The idea is that we can amortise the cost of our reads of indices into our writes of it, and we only do \(O(\frac{n}{A})\) writes. If we haven’t written to a position in the indices list yet, then its value must be equal to its position.

We can do this naturally in python using defaultdict (there are better data structures for this, but a hashmap gets us the desired amortized complexity) as follows:

class key_dict(defaultdict): def __missing__(self, key): return key def sample(random, n, f): indices = key_dict() random.shuffle(indices) for j in range(n): k = random.randrange(j, n) indices[j], indices[k] = indices[k], indices[j] i = indices[j] if f(i): return i raise ValueError("No such i!") |

So we have now completely avoided any \(O(n)\) costs (assuming we’re writing Python 3 and so range is lazy. If you’re still using legacy Python, replace it with an xrange).

What is the actual expected number of loop iterations?

Well if \(A = n\) then we only make one loop iteration, and if \(A = 0\) we always make \(n\). In general we certainly make no more than \(n – A\) iterations, because after that many iterations we’ve exhausted all the values for which \(f\) is False.

I, err, confess I’ve got a bit lost in the maths for what the expected number of iterations of this loop is. If \(L\) is a random variable that is the position of the loop iteration on which this terminates with a successful result (with \(L = n + 1\) if there are no valid values) then a counting argument gives us that \(P(L \geq k) = \frac{(n – A)! (n – k)!}{n! (n – A – k)!}\), and we can calculate \(E(L) = \sum\limits_{k=0}^{n – A} P(L \geq k)\), but the sum is fiddly and my ability to do such sums is rusty. Based on plugging some special cases into Wolfram Alpha, I *think* the expected number of loop iterations is something like \(\frac{n+1}{A + 1}\), which at least gives the right numbers for the boundary cases. If that *is* the right answer then I’m sure there’s some elegant combinatorial argument that shows it, but I’m not currently seeing it. Assuming this is right, this is asymptotically no better than the original rejection sampling.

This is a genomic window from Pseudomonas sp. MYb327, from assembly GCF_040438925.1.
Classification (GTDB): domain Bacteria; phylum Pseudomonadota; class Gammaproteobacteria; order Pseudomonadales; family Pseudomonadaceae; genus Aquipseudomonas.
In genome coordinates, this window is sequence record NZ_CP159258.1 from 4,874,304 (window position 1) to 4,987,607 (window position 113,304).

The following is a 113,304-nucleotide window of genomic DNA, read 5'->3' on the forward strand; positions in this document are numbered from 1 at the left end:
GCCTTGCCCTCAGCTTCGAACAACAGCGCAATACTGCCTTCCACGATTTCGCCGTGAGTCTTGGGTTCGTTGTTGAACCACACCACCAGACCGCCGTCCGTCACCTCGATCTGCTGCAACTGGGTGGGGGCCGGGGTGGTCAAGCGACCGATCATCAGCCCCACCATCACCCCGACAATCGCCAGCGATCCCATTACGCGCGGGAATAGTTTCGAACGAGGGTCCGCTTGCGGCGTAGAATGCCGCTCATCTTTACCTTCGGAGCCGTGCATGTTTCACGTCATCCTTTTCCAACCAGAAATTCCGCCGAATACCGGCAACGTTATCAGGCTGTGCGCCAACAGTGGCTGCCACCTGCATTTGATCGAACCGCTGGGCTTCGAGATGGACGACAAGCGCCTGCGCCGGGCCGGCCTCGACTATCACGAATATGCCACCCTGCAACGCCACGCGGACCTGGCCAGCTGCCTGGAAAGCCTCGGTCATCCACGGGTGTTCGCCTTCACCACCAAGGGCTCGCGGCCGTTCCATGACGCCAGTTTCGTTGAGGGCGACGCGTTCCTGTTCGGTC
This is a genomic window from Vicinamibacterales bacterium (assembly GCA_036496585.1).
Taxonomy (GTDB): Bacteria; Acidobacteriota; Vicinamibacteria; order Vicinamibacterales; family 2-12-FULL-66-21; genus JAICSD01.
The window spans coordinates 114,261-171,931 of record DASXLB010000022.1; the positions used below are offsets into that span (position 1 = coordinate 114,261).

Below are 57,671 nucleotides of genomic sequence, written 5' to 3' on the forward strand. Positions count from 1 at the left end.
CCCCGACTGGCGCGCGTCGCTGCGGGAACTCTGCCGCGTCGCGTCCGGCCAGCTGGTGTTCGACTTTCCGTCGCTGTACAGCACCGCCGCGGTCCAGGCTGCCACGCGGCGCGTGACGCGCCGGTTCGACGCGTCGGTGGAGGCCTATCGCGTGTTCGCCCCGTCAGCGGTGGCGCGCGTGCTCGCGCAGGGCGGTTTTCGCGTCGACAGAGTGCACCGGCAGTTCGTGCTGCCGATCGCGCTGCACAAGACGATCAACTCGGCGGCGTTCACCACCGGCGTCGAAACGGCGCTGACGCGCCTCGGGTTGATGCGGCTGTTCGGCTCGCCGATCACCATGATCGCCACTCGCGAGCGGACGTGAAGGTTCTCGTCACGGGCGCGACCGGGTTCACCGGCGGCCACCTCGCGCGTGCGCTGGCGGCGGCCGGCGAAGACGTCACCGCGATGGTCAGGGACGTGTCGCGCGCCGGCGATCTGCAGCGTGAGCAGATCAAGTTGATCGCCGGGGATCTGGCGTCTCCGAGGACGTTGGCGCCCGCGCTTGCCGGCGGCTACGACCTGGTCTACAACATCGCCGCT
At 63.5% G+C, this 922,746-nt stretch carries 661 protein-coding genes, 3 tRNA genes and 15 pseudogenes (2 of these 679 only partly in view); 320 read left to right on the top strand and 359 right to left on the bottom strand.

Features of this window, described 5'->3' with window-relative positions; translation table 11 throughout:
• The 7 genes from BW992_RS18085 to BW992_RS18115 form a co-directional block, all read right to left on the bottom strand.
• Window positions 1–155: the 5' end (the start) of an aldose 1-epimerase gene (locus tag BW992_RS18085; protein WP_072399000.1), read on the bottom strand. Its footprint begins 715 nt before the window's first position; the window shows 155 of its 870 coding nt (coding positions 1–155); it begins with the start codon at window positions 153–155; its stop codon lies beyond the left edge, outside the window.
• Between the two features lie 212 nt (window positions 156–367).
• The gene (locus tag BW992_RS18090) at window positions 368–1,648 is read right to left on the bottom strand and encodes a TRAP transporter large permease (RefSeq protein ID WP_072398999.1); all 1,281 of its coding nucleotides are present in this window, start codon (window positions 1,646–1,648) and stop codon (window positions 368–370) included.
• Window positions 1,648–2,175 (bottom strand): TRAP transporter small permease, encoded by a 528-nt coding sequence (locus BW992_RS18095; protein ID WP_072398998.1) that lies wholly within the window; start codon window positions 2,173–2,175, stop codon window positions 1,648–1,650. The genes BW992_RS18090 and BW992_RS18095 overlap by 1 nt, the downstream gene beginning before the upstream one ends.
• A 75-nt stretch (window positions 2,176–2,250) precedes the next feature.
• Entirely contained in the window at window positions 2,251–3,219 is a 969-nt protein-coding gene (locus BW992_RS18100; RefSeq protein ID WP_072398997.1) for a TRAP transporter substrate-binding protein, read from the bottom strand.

Regardless, the expected number of loop iterations is definitely \(\leq \frac{n}{k}\), because we can simulate it by running our rejection sampling and counting \(1\) whenever we see a new random variable, so it is strictly dominated by the expected number of iterations of the pure rejection sampling. So we do achieve our promised result of an algorithm that strictly improves on both rejection sampling and filter then sample – it has a better expected complexity than the former, and the same worst case complexity as the latter.

Is this method actually worth using? Ehhh… maybe? It’s conceptually pleasing to me, and it’s nice to have a method that complexity-wise strictly out-performs either of the two natural choices, but in practice the constant overhead of using the hash map almost certainly is greater than any benefit you get from it.

The real problem that limits this being actually useful is that either \(n\) is small, in which case who cares, or \(n\) is large, in which case the chances of drawing a duplicate are sufficiently low that the overhead is negligible.

There are a couple of ways this idea can still be useful in the right niche though:

- This does reduce the constant factor in the number of calls to \(f\) (especially if \(A\) is small), so if \(f\) is expensive then the constant factor improvement in number of calls may be enough to justify this.
- If you already have your values you want to sample in an array, and the order of the array is arbitrary, then you can use the lazy Fisher Yates shuffle trick directly
*without*the masking hash map. - If you’re genuinely unsure about whether \(A > 0\) and do want to be able to check, this method allows you to do that (but you could also just run rejection sampling \(n\) times and then fall back to filter and sample and it would probably be slightly faster to do so).

If any of those apply, this might be a worthwhile trick. If they don’t, hopefully you enjoyed reading about it anyway. Sorry.

AliceHow about dumping the values you sample into a list at the start, and when the list hits a particular fraction of n (a half, say), pay the O(n) cost of listing and shuffling the remaining values? You won’t check the same value very often (about one in four will be duplicates), so the happy case is low-cost O(1) and the worst case is still O(n).